To paraphrase … it is better to go and find the information than wait for the status report.

Serrat (2009) lists several benefits of MBWA:

  1. Cuts through vertical lines of communication
  2. Builds trust and relationships
  3. Motivates staff by suggesting that management takes an active interest in people
  4. Encourages staff to achieve individual and collective goals
  5. Strengthens ability to drive cultural change for higher organizational performance
  6. Refreshes organizational values
  7. Makes work less formal
  8. Creates a healthy organization

Both Future Cents: MBWA – Management By Walking Around and Serrat (2009) have longish lists of guidelines on how to do MBWA. But I prefer the shorter list from Life After Coffee: Management by Walking Around:

  • Visit everyone
  • Stay positive
  • Be genuine
  • Make sure it’s not all business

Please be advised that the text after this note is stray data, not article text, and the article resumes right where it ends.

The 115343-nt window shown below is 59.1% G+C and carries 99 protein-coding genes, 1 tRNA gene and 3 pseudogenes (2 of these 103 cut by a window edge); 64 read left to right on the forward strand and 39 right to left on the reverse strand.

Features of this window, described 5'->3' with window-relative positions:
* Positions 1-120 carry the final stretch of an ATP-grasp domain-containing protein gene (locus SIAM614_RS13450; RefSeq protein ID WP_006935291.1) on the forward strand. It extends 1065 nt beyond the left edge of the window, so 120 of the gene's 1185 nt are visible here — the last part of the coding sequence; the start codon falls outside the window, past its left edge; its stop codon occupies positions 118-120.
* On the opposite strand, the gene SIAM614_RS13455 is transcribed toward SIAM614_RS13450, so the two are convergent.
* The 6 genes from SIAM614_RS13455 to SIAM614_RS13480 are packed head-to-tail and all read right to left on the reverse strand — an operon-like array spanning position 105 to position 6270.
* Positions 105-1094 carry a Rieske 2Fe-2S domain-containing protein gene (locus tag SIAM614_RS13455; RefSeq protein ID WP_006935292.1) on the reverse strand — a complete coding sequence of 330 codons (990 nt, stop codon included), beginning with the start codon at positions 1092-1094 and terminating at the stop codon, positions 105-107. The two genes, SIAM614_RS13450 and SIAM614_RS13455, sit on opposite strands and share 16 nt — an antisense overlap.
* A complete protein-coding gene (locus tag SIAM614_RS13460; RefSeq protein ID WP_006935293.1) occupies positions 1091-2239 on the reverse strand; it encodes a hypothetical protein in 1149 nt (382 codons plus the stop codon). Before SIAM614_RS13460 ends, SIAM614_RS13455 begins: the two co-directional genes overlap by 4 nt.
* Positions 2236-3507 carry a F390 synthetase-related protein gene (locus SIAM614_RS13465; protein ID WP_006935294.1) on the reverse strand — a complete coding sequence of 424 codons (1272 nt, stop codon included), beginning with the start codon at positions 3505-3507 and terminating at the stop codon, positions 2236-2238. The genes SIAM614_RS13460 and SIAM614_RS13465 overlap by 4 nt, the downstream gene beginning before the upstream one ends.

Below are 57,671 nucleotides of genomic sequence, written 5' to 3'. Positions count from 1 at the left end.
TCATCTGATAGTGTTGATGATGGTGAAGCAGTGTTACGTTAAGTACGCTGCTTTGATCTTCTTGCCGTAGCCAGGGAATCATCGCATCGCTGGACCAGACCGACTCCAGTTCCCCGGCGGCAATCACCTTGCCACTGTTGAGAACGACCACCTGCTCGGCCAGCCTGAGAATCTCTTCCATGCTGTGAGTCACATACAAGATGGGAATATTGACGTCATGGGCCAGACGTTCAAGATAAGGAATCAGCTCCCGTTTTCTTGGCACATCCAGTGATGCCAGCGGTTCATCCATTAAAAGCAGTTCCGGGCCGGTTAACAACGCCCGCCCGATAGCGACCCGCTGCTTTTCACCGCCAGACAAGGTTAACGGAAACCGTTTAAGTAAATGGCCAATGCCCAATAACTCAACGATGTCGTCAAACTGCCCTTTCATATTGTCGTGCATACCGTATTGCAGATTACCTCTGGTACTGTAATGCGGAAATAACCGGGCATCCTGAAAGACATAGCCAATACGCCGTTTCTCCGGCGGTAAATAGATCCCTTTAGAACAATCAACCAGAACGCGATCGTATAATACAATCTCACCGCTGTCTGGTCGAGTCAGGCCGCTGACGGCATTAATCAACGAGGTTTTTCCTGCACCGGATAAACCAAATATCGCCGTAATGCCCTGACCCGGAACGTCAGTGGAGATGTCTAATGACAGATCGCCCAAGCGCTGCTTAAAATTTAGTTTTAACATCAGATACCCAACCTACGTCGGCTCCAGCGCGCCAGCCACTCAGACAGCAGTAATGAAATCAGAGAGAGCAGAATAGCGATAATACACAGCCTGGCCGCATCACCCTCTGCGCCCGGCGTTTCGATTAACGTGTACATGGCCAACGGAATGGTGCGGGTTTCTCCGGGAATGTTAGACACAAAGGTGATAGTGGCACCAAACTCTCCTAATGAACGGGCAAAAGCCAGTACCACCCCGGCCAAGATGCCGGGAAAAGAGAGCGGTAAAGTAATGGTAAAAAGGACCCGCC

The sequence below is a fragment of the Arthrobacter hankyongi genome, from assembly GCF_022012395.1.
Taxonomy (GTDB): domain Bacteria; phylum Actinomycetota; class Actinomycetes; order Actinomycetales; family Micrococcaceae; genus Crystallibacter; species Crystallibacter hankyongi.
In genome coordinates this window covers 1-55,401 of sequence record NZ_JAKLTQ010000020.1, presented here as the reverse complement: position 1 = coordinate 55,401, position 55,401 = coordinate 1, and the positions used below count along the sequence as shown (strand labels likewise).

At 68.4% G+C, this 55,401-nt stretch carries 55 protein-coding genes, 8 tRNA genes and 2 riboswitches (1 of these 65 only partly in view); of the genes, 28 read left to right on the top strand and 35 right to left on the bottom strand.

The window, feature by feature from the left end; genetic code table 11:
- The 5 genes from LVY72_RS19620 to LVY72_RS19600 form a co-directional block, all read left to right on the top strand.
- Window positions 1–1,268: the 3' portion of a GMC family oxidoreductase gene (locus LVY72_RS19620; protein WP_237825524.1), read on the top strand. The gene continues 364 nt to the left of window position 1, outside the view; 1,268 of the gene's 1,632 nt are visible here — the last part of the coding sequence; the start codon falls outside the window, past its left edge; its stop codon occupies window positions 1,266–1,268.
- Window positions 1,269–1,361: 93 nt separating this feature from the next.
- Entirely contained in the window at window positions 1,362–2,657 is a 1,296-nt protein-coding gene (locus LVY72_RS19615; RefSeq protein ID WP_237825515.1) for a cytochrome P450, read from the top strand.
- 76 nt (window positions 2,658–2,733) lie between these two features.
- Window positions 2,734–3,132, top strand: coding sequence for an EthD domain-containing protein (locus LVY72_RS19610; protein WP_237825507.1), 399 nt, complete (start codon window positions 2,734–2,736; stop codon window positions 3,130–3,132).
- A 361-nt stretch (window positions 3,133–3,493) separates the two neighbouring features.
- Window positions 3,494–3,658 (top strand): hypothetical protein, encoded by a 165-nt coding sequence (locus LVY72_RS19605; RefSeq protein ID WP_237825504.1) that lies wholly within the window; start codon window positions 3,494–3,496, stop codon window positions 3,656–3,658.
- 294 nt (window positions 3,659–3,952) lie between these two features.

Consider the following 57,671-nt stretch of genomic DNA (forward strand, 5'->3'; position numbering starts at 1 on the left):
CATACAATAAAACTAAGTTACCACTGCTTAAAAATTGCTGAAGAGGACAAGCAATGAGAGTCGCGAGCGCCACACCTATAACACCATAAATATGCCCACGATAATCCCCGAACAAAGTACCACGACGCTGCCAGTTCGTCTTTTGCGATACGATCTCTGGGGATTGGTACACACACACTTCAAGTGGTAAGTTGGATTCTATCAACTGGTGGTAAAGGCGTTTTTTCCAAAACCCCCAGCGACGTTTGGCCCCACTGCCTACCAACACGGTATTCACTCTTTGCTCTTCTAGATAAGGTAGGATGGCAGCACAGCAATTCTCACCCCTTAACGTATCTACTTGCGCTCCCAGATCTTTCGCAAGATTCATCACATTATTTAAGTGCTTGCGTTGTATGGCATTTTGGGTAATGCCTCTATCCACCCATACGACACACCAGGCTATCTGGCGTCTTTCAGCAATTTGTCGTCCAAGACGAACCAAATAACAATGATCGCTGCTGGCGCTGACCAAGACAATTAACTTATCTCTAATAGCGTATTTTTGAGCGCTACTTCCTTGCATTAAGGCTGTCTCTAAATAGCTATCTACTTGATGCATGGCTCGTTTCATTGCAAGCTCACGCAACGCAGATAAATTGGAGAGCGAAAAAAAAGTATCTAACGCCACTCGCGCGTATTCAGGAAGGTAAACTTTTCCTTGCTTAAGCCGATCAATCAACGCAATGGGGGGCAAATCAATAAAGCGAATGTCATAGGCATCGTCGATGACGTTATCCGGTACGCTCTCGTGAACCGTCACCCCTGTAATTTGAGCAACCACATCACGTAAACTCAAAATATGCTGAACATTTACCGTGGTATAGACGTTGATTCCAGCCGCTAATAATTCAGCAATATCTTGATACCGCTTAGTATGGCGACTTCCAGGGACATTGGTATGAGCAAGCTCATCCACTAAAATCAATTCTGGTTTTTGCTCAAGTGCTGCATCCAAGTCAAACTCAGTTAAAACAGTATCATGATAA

• Don’t expect results right away

Tom Peters discovered MBWA in 1980 while researching "excellence" at HP and popularised it in his book on the topic. Tom thinks MBWA is still relevant and better than the military version of "on the ground" (Tom Peters: MBWA After All These Years).

Now, it’s 25 years later … and, frankly, not as much has changed as we had hoped. To this day! A lot of the problem in New Orleans was the absence of MBWA. The fool (perhaps too kind a description) who heads FEMA gave new meaning to "out of touch." But that’s only part of my rant here. More generally I hope to quash terms swiped from the military such as “on the ground” (not all bad—though it gives me the impression of leaders playing at soldier) and resurrect Managing By Wandering Around.

Tom Peters: MBWA After All These Years

Toyota, Lean and Genchi Genbutsu